Tablerouted Mortises

Tedswoodworking Plans

Ted's Woodworking Plans

Get Instant Access

The horizontal router table is my choice for mortising all but the biggest work. I've made two mortising sleds that securely hold the work, control the mortise's end-to-end size, and let me plunge the work onto the bit in stages.

You can son of freehand mortises on the machine, marking bit tangents on a snatch of tape and cyeballing the cut from mark to mark. That's a good way to get the first mortise, which you use to set up the sled. But the sled allows you to plunge-cut the ends of each mortise, then nibble out the intervening waste in stages. Doing that is a lot easier on a frail solid carbide bit. and it eliminates the need to monkey with the bit's depth setting during a session. And doing it with the work clamped in a sled like this one makes it easier to manipulate and control the workpiece.

1 used T-handled toggle clamps on the sleds. While the cost of them docs mount up—especially when you use three on one little sled!—the)' arc very versatile. (You can back out the mounting screws and use them on a different jig for the next job.) The clamps make quick work of swapping workpieces, and they double as handles for the sled. 1 used three on the stile-mortising sled so I can use one to secure a positioning stop and two to hold the workpiece.

There arc two sleds because loose-tenon joinery requires you to monise rail ends, which in more traditional approaches have the tenons cut on them. The sled for stiles isn't suitable for monising rails.

To make the stile-mortising sled:

1. Cut the parts to the sizes specified by the Cutting List. I made the base from birch plywood, and the fence and guides from scraps of hardwood.

2. Lay out and rout the slots for the guide bolts. Use a plunge router and an edge guide to do this. Keeping the same edge-guide setting, switch to a V-groovcr and countersink the slots.

3. Glue and screw the fence to the base, using drywall screws. Screw the toggle clamps to the fence.



Router Sled







»10 WOOD flat washer


Piece Number





Base 1



Birch plywood

Fence 1




Edge guides 2




3 DeStaCo TC-202-TU vertical-type toggle clamps. Available from Rcid Tool Supply Co., 2265 Black Creek Road. Muskegon. MI 49444 (800-253-0421).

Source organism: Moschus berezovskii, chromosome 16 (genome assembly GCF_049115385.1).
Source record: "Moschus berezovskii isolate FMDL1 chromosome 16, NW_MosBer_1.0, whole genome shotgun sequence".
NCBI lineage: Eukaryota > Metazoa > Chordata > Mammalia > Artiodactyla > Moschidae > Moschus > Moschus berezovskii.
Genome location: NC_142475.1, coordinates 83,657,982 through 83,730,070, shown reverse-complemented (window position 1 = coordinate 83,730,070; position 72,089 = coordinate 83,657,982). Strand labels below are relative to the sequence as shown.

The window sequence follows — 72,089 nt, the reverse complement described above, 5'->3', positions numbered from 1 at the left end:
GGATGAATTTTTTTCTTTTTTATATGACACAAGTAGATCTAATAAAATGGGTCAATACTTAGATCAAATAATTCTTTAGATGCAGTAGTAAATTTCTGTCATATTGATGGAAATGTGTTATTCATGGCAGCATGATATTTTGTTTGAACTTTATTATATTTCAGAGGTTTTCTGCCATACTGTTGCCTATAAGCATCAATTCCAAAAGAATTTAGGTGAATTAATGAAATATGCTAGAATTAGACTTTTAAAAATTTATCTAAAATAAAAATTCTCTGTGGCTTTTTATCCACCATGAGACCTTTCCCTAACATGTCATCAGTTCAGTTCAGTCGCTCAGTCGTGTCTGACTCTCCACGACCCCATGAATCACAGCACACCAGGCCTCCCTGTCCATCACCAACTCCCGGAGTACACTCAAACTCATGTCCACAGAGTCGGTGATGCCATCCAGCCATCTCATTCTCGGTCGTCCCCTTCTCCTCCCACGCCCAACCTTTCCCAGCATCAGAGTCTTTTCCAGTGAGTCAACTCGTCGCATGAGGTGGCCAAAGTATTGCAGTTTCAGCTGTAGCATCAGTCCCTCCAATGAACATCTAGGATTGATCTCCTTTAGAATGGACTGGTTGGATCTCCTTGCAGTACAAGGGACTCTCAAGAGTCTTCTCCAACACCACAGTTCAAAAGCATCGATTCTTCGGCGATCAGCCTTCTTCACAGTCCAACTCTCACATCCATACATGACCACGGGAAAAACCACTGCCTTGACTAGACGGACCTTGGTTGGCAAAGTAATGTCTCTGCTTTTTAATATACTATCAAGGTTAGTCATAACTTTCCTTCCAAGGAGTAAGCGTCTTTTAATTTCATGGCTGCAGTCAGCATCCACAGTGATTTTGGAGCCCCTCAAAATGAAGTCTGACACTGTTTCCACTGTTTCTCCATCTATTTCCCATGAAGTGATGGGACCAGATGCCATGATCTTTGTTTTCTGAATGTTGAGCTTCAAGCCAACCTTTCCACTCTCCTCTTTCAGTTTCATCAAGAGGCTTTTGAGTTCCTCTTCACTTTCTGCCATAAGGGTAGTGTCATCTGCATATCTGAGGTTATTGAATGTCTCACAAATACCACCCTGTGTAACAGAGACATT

4 pes. #10 X I/2" roundhead wood screws

The mortising sled gives you a comfortable grip on the work, so you can maneuver it confidently, with your hands w ell clear of the bit. When you have a lot of pieces to mortise,you can use one of the toggle clamps to fix a positioning block, as shown here. There are still two clamps left to secure the workpiece. Switching work-pieces is fast and sure.

4. Drill the pilot holes in the two edge guide strips. Use roundhead wood screws to attach them to the sled.

To use the stile-mortising sled.

you first need to adjust the guides to govern the length of the mortise. The easiest way is to set one guide somewhat arbitrarily, then adjust the second to allow just the amount of movement necessary to produce the mortise.

But you also have to adjust the extension of the bit and its height above the tablctop. The thickness of the jig's base, of course, must be accommodated.

I have a centerlinc on my jig's base. I like to have the middle of the mortise roughly on that line. So I line up the centerlinc under the bit. then shift the jig about half the length of the mortise to one side. I push the base against the table's router mounting board, bring the guide flat against the edge of the tabletop, and tighten the guide-mounting screws. The first guide is now set, square to the jig's

base and parallel to the bit. I move the jig the other direction only the amount I have to move it to rout the morose. Again. 1 keep the base against the router mounting board and tighten the guide screws. The guides are now set.

The amount you have to move the jig is equal to the length of the mortise minus the diameter of the bit.

To quickly position each work-piece. I use one of the toggle clamps to lock a stop to the jig. Butt the end of the workpiece against the stop and lock the other two clamps.

With the jig set up, 1 then adjust the bit's extension and its height above the jig. A test cut confirms the correctness of the setup (or demonstrates the need for fine-tuning).

A fast way to set up the works is to rout a sample mortise freehand, then use it to set die jig's guides as well as the bit settings.

You're now ready to go.

My routing routine is this: Clamp a workpiece in the jig. Turn on the router—a foot switch makes this easy. With the jig shifted to one side as far as possible, plunge the work onto the bit, cutting one end of the mortise to the full depth. Back the work f

Was this article helpful?

0 0
Wood Working for Amateur Craftsman

Wood Working for Amateur Craftsman

THIS book is one of the series of Handbooks on industrial subjects being published by the Popular Mechanics Company. Like Popular Mechanics Magazine, and like the other books in this series, it is written so you can understand it. The purpose of Popular Mechanics Handbooks is to supply a growing demand for high-class, up-to-date and accurate text-books, suitable for home study as well as for class use, on all mechanical subjects. The textand illustrations, in each instance, have been prepared expressly for this series by well known experts, and revised by the editor of Popular Mechanics.

Get My Free Ebook


  • Essi
    How to make rails for a router sled?
    9 years ago

Post a comment